Anonymous said...

"We're number 92!"

When I read the title I though this post was going to be about the Liberals and NDP.

Anonymous said...

You're being too sensitive Dave. I'm aware you aren't involved. Sorry that I referred to them as "your" Leaders.

Derrick Jacobson said...

If you talk to Dr.Swann he is the first to admit that the libs took a stance too quickly without looking at the whole picture. Taft like to hear himself talk. Brian Mason won't leave it to discuss because we can always take more from business and Ed is just too proud to say he screwed up. The incentives announced mean nothing in todays gas prices and wuld be more curious about what the actual number given back is since they claim it is 1.5 billion per year. I don't know if you can measure investment or just do land sale comparisons since that is what will dictate the activity

Robert G. Harvie, Q.C. said...

Isn't it funny..

And Dave - even though you're no longer flying the Liberal flag, the point is extremely well put that when the royalty review game under scrutiny, the Liberals were screaming about how it didn't go far enough.. and all the Liberal MLA's were screaming along with their leader on that front.

Not to mention the loud leftist minority generally in Alberta.

So - now, oil prices go down, and investment slows down, and the barking dogs are at it again.. except now they want to slurp from the other side of the trough.

It is what it is. Deal with it. Real conservatives take the good with the bad, and blame themselves first, and others later.

Anonymous said...

Is Roblaw challenged? Why would anyone reading a progressive blog care what he thinks "real conservatives" do.

Also, I don't see the Liberals or the NDP having moved to "the other side of the trough". Show us where either party is now arguing for lower royalties?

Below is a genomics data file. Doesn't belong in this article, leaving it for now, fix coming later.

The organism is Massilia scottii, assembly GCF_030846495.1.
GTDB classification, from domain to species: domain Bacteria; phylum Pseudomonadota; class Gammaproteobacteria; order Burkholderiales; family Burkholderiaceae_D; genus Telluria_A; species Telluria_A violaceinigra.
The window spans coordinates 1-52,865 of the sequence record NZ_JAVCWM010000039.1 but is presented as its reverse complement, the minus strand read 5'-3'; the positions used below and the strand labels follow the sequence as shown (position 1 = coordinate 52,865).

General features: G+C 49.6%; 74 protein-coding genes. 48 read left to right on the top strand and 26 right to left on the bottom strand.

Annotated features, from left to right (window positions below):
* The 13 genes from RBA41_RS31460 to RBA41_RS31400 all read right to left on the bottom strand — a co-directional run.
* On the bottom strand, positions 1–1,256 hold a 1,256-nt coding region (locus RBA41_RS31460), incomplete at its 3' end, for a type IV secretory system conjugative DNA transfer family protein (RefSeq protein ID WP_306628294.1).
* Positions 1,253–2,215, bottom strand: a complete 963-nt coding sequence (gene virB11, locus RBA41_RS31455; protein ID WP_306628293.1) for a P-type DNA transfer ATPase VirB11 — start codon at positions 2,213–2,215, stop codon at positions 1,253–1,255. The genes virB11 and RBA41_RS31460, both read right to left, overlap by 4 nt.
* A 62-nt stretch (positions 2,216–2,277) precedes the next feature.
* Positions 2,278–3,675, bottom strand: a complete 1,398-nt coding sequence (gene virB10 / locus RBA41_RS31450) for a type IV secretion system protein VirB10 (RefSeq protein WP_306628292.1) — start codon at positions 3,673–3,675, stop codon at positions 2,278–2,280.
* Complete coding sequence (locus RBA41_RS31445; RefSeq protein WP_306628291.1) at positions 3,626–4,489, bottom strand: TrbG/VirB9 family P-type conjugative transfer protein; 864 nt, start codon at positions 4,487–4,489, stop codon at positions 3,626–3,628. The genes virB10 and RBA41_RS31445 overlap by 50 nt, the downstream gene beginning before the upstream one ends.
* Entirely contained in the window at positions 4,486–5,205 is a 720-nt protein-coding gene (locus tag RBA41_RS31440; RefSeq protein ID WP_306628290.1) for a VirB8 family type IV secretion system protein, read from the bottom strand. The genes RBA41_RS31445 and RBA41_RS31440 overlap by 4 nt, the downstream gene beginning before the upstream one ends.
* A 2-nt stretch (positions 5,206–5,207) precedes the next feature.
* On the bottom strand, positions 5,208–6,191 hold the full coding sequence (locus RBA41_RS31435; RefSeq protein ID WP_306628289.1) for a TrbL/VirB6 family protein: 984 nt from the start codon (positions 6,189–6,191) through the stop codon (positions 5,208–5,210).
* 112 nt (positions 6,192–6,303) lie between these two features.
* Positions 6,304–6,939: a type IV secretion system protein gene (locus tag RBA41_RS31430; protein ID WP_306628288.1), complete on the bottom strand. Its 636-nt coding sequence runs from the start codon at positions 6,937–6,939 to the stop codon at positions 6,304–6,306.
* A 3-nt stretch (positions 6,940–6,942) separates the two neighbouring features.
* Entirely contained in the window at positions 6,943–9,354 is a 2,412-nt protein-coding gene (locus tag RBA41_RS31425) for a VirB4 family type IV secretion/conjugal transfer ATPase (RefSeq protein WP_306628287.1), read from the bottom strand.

Anonymous said...

Er, Manitoba is a great place to put oil dollars the same way Alberta is a great place for hydro development. Anyone up for my IPO on damming the Battle River at Wainwright? No? How about drilling for oil at Churchill? Anyone? Where the hell is Enron when you need them?

Party of One said...

One of the interesting points raised about this survey is that it's not the royalty rates in and of themselves that raise concerns, it's the total lack of predictability that gives investors pause.

Given the government's sensitivity to oil industry lobbying, why would someone invest now when there's a good chance that the royalty regime would be changed even more favourably in the future?

Businesses generally want stability and predictability. The oil industry still works in Alaska and Norway, even though the royalty "take" is significantly higher than in Alberta.

Set a royalty regime, and commit to sticking to it for at least 10 years. The oil and gas isn't going anywhere. And while you're at it, work seriously at diversifying both your markets and the overall economy.

Anonymous said...

I can compare Apples, Passion fruit and potatoes.....which do I like best? Apples.

Good analogy Dave.